[xmonad] "minimize" + "boringAuto" in Full-layout: focusUp and focusDown don't change focus

Adam Vogt vogt.adam at gmail.com
Mon Dec 21 16:43:17 EST 2009

* On Monday, December 21 2009, Ralph Hofmann wrote:

>> I guess so, but I feel focus skipping of minimized windows is an
>> integral part of X.L.Minimize, so the module might as well do the
>> work itself of making sure the correct windows are marked as boring.
>I think so too. In my opinion X.L.Minimize should do its work without
>AutoBoring. Boring and Minimizing are different things und should be
>handled as such. But then we have three different focusing functions
>and maybe will have even more in the future from other moduls. That's
>probably not good.
>Instead of defining a complete focusing functions within a module,
>wouldn't it be better, to define only something like a
>Thus we can write something like:
>myfocusingFunction = focusingModifier  coreFocusingFunction
>in monad.hs. The user can choose his preferred modifier and can even
>combine them:
>myfocusingFunction = focusingModifier1 $ focusingModifier2

While what you described could work, you have to be a bit more indirect
and use class methods instead of actual functions because you need to be
able to show and read layouts. See the use of U.WindowProperties [1] in
for example L.IM [2].

That restriction means that you have a bit more boilerplate to write if
you wanted to define myfocusingFunction:

] data MyFocusingFunction = MyFocusingFunction deriving (Read,Show)
] instance FocusingFunctionClass MyFocusingFunction where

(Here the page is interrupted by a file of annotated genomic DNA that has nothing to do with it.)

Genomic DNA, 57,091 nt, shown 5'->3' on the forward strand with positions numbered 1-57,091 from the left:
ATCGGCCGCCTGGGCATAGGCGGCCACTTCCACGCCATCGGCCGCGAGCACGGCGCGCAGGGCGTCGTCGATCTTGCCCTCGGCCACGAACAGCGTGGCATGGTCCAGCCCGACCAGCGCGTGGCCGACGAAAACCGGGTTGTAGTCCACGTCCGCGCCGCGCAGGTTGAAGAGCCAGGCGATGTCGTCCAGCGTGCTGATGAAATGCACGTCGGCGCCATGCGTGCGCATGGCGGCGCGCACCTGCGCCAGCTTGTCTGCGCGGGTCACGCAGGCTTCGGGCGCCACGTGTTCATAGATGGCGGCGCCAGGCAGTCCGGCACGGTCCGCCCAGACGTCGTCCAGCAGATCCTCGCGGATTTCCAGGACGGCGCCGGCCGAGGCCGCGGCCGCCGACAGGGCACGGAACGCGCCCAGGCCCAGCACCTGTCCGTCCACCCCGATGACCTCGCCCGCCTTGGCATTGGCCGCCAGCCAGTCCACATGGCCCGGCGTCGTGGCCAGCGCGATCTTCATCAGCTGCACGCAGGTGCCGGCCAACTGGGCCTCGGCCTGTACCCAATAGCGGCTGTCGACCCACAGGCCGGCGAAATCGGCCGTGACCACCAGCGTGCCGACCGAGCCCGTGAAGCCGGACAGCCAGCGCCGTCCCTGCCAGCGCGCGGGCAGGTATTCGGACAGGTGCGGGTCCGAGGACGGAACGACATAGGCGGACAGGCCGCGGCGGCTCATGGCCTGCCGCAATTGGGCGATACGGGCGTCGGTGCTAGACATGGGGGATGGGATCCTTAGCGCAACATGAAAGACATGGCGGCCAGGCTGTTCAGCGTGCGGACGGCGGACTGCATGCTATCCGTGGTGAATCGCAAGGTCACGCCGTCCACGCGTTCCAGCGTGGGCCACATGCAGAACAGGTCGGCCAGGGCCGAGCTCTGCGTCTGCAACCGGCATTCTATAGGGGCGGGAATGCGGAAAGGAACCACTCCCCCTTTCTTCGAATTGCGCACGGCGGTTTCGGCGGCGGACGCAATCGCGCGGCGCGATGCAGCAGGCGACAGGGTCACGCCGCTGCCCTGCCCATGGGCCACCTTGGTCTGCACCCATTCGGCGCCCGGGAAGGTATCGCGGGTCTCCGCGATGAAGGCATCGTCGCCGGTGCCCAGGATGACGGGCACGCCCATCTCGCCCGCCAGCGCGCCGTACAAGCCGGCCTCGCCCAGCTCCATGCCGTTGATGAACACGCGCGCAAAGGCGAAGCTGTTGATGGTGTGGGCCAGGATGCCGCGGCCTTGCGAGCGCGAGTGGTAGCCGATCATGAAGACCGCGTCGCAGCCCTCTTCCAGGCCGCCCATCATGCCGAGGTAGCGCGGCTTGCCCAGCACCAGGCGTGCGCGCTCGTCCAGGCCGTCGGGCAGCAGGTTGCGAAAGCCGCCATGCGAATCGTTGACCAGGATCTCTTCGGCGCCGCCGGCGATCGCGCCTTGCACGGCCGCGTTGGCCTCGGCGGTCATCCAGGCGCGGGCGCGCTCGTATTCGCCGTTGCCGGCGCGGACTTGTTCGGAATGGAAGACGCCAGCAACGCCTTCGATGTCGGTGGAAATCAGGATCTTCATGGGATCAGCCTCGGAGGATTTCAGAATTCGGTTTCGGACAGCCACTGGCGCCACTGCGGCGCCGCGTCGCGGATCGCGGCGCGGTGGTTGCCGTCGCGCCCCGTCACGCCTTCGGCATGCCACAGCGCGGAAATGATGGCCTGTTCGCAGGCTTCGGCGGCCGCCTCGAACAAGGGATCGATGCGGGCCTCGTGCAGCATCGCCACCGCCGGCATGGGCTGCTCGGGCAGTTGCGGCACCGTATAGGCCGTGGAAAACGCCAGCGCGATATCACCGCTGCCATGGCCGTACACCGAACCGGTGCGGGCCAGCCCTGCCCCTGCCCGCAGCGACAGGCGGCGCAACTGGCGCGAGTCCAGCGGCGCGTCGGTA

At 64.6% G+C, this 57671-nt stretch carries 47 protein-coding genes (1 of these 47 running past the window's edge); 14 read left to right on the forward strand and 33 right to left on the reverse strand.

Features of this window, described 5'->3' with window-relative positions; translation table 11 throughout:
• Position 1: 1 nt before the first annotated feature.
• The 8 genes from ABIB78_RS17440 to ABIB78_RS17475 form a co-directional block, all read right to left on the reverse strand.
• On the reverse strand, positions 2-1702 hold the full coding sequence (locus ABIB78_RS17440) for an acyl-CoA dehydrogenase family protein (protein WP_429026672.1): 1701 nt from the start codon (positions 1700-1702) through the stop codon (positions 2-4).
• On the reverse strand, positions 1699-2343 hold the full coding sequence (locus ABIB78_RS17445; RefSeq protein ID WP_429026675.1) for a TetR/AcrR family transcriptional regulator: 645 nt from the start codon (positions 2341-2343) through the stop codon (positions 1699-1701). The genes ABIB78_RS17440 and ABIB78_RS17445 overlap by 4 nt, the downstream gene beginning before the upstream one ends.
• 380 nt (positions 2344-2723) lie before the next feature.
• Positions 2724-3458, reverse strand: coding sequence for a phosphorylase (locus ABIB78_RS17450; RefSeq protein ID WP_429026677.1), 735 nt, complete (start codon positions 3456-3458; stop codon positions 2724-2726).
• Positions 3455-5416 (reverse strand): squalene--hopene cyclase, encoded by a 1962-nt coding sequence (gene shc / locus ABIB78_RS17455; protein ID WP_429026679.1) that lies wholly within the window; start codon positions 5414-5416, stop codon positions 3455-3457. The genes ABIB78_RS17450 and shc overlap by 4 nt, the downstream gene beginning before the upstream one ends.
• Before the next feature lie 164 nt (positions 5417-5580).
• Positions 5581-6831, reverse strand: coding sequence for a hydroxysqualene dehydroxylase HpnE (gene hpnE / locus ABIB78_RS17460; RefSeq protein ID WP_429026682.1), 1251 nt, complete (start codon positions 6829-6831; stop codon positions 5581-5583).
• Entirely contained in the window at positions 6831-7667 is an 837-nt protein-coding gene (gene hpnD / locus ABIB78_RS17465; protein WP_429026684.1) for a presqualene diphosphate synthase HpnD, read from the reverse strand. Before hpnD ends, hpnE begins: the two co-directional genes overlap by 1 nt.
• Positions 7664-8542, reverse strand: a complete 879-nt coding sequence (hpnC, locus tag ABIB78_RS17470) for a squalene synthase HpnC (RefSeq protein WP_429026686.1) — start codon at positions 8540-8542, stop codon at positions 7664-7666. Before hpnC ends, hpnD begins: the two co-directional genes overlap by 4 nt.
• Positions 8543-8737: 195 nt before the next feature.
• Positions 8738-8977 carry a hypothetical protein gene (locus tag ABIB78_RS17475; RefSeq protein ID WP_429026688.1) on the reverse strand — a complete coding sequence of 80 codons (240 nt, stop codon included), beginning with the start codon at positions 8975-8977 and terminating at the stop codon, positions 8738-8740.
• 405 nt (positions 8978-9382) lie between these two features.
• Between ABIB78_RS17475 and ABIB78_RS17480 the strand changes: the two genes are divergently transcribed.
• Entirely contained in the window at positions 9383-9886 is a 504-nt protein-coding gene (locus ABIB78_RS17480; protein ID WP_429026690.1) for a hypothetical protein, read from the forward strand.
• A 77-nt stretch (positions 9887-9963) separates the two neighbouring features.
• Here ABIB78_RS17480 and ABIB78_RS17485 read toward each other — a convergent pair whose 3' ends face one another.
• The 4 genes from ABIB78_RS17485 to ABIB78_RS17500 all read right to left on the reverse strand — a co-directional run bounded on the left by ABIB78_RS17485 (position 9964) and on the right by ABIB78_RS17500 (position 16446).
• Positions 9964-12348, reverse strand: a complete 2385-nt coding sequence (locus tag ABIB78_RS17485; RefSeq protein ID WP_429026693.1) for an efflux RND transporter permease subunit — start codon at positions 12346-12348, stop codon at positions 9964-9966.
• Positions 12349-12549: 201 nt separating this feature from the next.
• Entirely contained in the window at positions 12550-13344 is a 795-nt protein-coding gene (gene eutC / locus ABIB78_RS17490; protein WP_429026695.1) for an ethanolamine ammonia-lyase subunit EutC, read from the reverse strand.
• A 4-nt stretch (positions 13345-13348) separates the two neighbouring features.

]   focusingModifier _ = mod1 . mod2

This approach doesn't seem to frees us from the difficulties of
documenting the correct order of composition however: it is probably
possible to define some other function for composing such functions,
that does flip the order of modifiers based on some kind of precedence
scale.... but such a thing should probably be used to correctly compose
layouts in general:

] import Data.Monoid
] import Data.List
] import Data.Function
] import XMonad
] type LM a = (Int,Endo (Layout a))
] sortMods :: [LM a] -> Layout a -> Layout a
] sortMods = appEndo . mconcat . map snd . sortBy (compare `on` fst)

And then somewhere every layout modifier is defined with a precedence:

] mirror :: LM a
] mirror = (0,Endo $ \(Layout a) -> Layout $ Mirror a)

And then used as such:

] , layoutHook = sortMods [mirror, decoration, minimize, borders, boringAuto] $ Tall 1 0.03 0.5

Perhaps with the appropriate type hackery, an operator for composing
modifiers could reorder the modifiers correctly. However, I can't figure
out how to get around the need to manually wrap the modifiers as 
(Endo (Layout a)) or equivalently (Layout a -> Layout a)


[1] http://xmonad.org/xmonad-docs/xmonad-contrib/XMonad-Util-WindowProperties.html
[2] http://xmonad.org/xmonad-docs/xmonad-contrib/XMonad-Layout-IM.html

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